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Galaxy Types and Parts

Galaxies come in a variety of sizes and shapes. They can have as few as 10 million stars or as many as 10 trillion (the Milky Way has about 200 billion stars). In 1936, Edwin Hubble classified galaxy shapes in the Hubble Sequence.

  1. Elliptical: These have a faint, rounded shape, but they're devoid of gas and dust, with no visible bright stars or spiral patterns. They also don't have galactic disks, which we'll learn about below. Their classification varies from E0 (circular) to E7 (most elliptical). Elliptical galaxies probably comprise about 60 percent of the galaxies in the universe. They show wide variation in size -- most are small (about 1 percent the diameter of the Milky Way), but some are about five times larger than the diameter of the Milky Way.
  2. Spiral: The Milky Way is one of the larger spiral galaxies. They're bright and distinctly disk-shaped, with hot gas, dust and bright stars in the spiral arms. Because spiral galaxies are bright, they make up most of the visible galaxies, but they're thought to make up only about 20 percent of the galaxies in the universe. Spiral galaxies are subdivided into these categories: S0: Little gas and dust, with no bright spiral arms and few bright stars Normal Spiral: Obvious disk shape with bright centers and well-defined spiral arms. Sa galaxies have large nuclear bulges and tightly wound spiral arms, while Sc galaxies have small bulges and loosely wound arms. Barred Spiral: Obvious disk shape with elongated, bright centers and well-defined spiral arms. SBa galaxies have large nuclear bulges and tightly wound spiral arms, while SBc galaxies have small bulges and loosely wound arms (recent evidence suggests that the Milky Way is a SBc galaxy).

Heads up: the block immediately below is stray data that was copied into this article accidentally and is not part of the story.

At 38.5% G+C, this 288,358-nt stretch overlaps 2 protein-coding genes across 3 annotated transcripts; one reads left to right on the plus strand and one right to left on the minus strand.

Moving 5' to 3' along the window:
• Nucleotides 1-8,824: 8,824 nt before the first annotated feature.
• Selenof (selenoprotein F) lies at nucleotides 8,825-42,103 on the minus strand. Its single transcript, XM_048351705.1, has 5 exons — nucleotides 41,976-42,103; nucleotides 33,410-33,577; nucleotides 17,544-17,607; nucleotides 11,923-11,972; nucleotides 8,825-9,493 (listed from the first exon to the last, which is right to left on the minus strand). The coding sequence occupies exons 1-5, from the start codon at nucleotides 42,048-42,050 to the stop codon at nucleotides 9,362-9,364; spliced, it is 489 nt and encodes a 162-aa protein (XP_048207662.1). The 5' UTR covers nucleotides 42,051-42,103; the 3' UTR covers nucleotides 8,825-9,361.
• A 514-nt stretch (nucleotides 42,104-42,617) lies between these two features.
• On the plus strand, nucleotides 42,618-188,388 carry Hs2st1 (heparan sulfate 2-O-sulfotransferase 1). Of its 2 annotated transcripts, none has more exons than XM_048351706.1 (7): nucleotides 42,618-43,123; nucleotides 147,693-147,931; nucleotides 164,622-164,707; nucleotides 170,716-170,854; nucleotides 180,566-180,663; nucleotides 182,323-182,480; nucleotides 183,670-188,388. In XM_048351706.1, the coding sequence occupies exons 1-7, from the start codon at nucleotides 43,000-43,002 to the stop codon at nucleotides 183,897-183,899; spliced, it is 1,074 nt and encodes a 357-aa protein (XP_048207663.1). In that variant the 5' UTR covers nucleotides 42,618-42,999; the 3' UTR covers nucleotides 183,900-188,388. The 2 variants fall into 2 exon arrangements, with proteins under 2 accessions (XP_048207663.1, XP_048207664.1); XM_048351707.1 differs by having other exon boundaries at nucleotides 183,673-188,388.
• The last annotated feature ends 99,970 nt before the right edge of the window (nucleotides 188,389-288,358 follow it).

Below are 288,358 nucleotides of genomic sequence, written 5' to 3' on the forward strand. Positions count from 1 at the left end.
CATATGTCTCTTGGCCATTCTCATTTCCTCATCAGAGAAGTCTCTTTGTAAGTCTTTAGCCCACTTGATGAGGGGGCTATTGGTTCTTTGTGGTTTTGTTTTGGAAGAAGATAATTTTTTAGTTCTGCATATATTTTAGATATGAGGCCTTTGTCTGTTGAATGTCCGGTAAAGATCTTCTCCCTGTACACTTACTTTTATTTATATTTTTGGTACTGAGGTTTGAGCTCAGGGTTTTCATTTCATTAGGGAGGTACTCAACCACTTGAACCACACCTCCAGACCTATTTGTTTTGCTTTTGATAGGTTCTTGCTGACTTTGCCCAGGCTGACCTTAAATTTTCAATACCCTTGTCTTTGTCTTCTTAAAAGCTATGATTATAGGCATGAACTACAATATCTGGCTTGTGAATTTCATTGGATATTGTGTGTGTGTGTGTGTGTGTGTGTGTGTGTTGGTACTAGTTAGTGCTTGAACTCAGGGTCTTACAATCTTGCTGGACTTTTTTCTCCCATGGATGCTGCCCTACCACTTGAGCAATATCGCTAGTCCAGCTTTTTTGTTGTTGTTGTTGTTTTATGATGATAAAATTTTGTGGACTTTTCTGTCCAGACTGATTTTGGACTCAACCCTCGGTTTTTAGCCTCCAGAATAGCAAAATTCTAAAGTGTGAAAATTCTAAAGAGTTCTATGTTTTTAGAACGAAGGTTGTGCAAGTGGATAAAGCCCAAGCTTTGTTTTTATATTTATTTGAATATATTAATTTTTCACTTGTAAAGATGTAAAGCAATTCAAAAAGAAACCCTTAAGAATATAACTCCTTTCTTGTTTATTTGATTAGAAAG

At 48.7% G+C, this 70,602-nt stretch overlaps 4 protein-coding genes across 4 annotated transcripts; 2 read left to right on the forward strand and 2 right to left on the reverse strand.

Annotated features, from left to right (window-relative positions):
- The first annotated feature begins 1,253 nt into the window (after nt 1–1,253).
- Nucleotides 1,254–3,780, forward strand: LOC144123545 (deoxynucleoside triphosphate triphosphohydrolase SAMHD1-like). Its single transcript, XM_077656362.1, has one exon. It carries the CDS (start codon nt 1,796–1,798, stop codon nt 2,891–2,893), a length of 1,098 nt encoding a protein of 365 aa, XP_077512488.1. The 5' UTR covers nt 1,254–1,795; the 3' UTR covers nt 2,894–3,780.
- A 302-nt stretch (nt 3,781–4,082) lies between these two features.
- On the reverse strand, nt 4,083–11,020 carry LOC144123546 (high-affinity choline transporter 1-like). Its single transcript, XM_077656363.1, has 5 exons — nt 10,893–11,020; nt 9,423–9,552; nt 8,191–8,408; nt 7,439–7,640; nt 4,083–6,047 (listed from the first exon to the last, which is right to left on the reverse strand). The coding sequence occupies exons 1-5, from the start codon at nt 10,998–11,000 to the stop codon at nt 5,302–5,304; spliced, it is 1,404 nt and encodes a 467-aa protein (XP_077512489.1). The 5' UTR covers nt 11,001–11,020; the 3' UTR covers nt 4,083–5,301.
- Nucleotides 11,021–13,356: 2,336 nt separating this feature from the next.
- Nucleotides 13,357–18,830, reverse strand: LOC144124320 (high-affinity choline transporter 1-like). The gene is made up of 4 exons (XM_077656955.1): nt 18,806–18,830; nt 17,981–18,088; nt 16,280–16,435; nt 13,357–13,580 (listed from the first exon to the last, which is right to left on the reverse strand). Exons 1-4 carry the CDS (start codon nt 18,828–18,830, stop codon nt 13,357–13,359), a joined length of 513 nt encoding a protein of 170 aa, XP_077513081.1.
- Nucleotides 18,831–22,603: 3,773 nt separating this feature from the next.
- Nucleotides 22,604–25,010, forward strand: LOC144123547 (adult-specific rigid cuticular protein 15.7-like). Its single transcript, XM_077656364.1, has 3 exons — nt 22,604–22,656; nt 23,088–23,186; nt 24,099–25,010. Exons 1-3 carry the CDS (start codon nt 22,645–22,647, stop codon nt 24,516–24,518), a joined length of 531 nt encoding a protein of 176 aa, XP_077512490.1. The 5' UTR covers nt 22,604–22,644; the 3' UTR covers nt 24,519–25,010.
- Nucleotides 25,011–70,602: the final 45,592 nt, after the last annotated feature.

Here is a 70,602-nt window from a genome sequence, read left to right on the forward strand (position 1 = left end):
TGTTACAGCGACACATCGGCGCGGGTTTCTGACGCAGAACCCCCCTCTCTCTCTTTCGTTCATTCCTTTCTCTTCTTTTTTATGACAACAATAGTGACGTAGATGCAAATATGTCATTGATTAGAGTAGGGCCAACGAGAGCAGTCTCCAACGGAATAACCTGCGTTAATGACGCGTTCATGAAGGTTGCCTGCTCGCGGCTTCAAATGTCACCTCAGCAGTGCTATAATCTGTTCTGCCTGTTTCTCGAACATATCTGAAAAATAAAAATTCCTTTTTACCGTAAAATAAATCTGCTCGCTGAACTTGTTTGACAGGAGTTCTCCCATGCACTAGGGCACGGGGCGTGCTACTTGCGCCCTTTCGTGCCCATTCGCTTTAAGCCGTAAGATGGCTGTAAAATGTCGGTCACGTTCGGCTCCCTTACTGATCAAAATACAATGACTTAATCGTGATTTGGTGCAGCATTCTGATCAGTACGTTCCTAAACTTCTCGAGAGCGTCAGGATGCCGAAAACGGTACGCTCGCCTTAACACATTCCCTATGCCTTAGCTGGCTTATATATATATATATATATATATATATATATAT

3. Irregular: These are small, faint galaxies with large clouds of gas and­ dust, but no spiral arms or bright centers. Irregular galaxies contain a mixture of old and new stars and tend to be small, about 1 percent to 25 percent of the Milky Way's diameter.
What are the parts of a galaxy?

Spiral galaxies have the most complex structures. Here's a view of the Milky Way as it would appear from the outside.

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  1. Galactic disk: Most of the Milky Way's more than 200 billion stars are located here. The disk itself is broken up into these parts:­ Nucleus: The center of the disk Bulge: The area around the nucleus, including the immediate areas above and below the plane of the disk Spiral arms: These extend outward from the center. Our solar system is located in one of the spiral arms of the Milky Way.
  2. Globular clusters: A few hundred of these are scattered above and below the disk. The stars here are much older than those in the galactic disk.­
  3. Halo: A large, dim, region that surrounds the entire galaxy. It's made of hot gas and possibly dark matter.

A­­ll of these components orbit the nucleus and are held together by gravity. Because gravity depends upon mass, you might think that most of a galaxy's mass would lie in the galactic disk or near the center of the disk. However, by studying the rotation curves of the Milky Way and other galaxies, astronomers have concluded that most of the mass lies in the outer portions of the galaxy (like the halo), where there is little light given off from stars or gases.

On the next page, we'll take a walk through the history of galaxies.